Dr. Sergio Segarra says when Covid-19 patient numbers in the Miami hospital he works in dipped below 20 last month, he began feeling optimistic.
“I remember seeing articles in the news about hospitals in California with empty Covid units and I longed for that experience,” Segarra, the chief medical officer with Baptist Health’s Baptist Hospital, said. “It’s an experience we were working our way towards that unfortunately has taken a rather sad turn.” In the weeks since, the hospital’s Covid-19 patient numbers have more than tripled, and staff are now treating more than 70 people, an “exponential growth,” he said, that they were not expecting. To accommodate the climbing patient numbers, the hospital recently reopened two units that were previously shut down.
The overwhelming majority of those coming in sick with Covid are unvaccinated, Segarra said. Many are young — people in their 20s and 30s who are getting “extremely, extremely sick” and some of whom are dying. Roughly 45% of people in Florida are fully vaccinated, according to state data. The low vaccination rates, along with a dangerous coronavirus variant that’s now the dominant strain in the United States and the relaxed Covid-19 guidelines, are what Segarra said he thinks have led to the increase.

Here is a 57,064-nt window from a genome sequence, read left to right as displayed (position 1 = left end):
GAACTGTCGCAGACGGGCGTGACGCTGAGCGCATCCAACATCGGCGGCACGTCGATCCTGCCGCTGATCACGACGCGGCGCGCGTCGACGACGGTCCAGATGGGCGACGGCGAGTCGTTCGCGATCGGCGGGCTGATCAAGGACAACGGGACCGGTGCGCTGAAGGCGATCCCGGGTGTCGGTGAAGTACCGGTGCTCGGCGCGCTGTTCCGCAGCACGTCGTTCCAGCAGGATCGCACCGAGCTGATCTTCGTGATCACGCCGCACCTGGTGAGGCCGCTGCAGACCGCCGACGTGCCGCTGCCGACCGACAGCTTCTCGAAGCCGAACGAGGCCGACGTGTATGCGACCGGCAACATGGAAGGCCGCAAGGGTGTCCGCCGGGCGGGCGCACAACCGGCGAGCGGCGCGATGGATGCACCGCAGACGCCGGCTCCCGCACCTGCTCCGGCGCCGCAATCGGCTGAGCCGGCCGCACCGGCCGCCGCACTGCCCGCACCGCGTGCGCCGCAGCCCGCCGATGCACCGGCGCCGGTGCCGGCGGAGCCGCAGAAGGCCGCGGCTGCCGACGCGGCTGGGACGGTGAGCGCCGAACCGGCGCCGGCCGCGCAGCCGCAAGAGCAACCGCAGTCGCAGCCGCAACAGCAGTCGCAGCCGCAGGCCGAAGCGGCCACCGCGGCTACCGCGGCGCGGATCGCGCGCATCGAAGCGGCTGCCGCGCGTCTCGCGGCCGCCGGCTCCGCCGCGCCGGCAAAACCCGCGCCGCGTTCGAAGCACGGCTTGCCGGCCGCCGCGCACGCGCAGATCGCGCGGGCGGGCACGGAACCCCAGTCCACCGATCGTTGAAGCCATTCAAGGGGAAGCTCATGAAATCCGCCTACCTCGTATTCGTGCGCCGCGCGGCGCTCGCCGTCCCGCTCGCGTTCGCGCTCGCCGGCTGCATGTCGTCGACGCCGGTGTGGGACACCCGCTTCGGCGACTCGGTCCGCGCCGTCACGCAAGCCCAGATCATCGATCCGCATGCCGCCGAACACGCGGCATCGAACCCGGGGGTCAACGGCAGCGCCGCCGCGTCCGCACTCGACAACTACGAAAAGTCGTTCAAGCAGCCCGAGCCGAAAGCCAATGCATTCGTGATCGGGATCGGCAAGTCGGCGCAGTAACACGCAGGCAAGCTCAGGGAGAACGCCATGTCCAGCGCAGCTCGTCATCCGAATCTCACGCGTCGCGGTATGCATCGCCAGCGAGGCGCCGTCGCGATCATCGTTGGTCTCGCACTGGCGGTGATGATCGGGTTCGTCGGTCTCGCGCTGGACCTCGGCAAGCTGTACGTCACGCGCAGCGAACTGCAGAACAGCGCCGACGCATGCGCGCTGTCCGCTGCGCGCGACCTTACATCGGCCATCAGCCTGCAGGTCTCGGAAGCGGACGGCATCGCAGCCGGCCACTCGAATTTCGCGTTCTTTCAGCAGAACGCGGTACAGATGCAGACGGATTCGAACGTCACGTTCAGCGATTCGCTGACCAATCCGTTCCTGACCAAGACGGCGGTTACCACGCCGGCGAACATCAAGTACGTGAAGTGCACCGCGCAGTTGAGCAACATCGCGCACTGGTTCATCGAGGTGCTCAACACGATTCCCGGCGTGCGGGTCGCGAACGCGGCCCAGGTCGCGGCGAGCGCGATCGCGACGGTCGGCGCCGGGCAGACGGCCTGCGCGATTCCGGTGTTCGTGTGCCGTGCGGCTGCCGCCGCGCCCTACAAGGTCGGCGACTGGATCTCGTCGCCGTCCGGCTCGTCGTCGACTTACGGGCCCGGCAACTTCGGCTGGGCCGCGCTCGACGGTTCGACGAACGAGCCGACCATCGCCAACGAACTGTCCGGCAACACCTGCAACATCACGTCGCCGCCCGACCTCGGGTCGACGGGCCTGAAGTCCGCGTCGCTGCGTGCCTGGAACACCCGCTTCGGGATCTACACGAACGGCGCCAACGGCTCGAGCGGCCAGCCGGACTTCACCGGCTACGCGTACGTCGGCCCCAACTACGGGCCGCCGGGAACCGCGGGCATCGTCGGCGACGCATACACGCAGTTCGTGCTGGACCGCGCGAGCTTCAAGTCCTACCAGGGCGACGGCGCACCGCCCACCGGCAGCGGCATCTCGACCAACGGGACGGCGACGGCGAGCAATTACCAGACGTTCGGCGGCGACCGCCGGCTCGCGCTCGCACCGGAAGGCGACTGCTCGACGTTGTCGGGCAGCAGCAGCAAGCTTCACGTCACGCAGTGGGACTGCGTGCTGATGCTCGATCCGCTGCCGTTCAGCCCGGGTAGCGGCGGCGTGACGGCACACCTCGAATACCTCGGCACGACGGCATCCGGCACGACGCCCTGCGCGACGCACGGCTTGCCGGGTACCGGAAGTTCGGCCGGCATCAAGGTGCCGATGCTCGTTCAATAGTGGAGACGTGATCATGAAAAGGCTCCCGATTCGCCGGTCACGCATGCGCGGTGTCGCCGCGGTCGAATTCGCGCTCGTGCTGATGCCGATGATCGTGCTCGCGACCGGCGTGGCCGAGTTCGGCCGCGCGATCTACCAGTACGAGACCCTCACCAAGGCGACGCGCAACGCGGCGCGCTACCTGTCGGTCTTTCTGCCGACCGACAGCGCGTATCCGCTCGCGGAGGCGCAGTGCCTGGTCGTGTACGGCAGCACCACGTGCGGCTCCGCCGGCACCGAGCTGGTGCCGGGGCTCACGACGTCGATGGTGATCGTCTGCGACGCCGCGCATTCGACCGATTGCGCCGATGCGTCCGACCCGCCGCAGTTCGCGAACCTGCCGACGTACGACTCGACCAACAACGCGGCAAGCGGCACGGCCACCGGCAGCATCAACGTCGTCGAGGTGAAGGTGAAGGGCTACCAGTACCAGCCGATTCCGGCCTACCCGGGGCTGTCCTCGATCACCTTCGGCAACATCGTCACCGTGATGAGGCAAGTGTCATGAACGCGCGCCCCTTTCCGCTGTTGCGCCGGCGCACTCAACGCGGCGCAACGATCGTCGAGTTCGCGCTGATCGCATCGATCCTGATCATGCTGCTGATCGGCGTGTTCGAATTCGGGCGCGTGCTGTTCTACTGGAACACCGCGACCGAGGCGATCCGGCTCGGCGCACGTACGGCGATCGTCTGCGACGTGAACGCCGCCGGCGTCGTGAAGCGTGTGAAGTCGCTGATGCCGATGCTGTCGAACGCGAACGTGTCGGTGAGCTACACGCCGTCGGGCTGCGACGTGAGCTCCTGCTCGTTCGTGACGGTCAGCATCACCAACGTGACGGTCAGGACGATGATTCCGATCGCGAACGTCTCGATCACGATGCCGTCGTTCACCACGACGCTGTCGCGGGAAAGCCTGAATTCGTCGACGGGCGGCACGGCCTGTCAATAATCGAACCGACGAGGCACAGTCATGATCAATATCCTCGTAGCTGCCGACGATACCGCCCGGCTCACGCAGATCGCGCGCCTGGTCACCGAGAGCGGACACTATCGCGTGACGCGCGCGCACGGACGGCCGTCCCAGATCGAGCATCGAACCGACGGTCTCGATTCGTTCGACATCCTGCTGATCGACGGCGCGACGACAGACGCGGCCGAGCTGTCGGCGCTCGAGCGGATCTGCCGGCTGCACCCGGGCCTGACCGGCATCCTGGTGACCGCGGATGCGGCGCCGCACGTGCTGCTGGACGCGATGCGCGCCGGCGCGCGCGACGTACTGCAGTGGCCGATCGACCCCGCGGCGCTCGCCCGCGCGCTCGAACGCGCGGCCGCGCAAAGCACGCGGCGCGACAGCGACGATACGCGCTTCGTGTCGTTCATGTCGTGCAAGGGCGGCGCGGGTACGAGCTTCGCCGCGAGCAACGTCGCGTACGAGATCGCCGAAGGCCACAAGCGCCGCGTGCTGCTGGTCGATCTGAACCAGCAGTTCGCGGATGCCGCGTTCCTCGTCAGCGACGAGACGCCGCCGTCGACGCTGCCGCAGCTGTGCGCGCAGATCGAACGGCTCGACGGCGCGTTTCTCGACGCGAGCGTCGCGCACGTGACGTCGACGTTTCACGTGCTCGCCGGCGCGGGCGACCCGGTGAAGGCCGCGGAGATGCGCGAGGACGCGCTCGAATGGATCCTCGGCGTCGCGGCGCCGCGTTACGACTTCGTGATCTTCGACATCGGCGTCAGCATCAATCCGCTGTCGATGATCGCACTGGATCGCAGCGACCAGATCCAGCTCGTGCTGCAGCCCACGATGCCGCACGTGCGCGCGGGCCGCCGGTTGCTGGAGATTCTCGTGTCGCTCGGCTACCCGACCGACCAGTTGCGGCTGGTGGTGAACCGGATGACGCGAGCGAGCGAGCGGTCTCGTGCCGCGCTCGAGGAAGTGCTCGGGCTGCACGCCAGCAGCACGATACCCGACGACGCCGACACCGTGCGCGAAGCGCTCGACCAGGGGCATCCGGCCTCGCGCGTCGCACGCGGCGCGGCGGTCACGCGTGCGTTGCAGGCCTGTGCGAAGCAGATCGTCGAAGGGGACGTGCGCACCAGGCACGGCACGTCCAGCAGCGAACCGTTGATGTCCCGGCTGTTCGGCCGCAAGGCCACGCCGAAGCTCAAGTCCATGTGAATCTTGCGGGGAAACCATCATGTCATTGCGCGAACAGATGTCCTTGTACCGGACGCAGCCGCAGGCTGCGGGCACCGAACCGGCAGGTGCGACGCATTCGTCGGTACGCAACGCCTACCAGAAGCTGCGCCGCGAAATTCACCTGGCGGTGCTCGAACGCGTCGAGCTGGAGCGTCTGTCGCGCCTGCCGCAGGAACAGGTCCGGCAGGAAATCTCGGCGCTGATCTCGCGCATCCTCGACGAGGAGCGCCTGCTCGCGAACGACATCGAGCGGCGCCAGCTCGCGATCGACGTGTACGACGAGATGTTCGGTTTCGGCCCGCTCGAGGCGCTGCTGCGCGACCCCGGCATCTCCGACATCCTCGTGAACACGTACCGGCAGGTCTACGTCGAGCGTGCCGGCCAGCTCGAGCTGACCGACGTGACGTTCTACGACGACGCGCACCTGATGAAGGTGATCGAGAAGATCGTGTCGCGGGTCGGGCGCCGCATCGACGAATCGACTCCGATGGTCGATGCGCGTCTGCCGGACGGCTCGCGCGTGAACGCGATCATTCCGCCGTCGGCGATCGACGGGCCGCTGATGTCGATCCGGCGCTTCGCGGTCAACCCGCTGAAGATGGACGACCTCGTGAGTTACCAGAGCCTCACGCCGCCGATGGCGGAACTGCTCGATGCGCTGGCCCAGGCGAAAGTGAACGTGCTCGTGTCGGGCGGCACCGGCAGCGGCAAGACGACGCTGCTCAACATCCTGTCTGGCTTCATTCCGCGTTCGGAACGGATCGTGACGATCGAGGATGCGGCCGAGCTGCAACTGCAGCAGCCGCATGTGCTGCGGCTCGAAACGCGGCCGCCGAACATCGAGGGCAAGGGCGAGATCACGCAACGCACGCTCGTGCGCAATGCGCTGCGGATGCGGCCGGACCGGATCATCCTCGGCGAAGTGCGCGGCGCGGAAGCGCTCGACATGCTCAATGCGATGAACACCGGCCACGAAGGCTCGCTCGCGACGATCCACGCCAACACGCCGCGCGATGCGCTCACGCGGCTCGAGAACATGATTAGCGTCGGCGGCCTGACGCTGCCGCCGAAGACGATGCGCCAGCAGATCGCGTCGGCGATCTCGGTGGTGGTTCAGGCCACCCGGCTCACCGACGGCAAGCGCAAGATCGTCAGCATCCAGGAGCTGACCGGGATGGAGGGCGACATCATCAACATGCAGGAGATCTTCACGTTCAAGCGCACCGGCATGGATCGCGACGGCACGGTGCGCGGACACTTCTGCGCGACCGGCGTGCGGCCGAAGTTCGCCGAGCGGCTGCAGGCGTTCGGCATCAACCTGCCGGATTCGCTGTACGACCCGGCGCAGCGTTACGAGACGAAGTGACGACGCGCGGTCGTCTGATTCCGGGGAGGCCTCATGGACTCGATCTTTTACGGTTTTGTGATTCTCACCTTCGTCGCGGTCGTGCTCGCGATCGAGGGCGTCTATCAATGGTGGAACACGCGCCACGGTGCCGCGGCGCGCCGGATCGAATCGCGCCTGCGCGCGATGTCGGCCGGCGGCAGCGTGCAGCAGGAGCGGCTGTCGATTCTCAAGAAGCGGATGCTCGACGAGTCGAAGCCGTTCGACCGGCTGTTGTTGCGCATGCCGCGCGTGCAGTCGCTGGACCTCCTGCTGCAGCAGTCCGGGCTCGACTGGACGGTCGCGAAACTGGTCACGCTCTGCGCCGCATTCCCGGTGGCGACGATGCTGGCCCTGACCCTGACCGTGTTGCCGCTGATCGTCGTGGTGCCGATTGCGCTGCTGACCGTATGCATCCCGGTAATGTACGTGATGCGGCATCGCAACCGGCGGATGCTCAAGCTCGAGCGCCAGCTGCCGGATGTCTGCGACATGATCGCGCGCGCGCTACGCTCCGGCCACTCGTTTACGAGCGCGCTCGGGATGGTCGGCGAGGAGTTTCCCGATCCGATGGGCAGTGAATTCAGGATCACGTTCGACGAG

“It’s very sad to see as a health care professional, to see that this is generally an avoidable and preventable disease and to see so many people dying from a preventable illness,” he said. “It’s heartbreaking.” With cases of the virus surging in most of the United States — driven by unvaccinated Americans and fueled by the highly contagious Delta variant — Covid-19 hospitalizations are climbing in other parts of the country, too, and hospitals are again bracing for another round of devastation.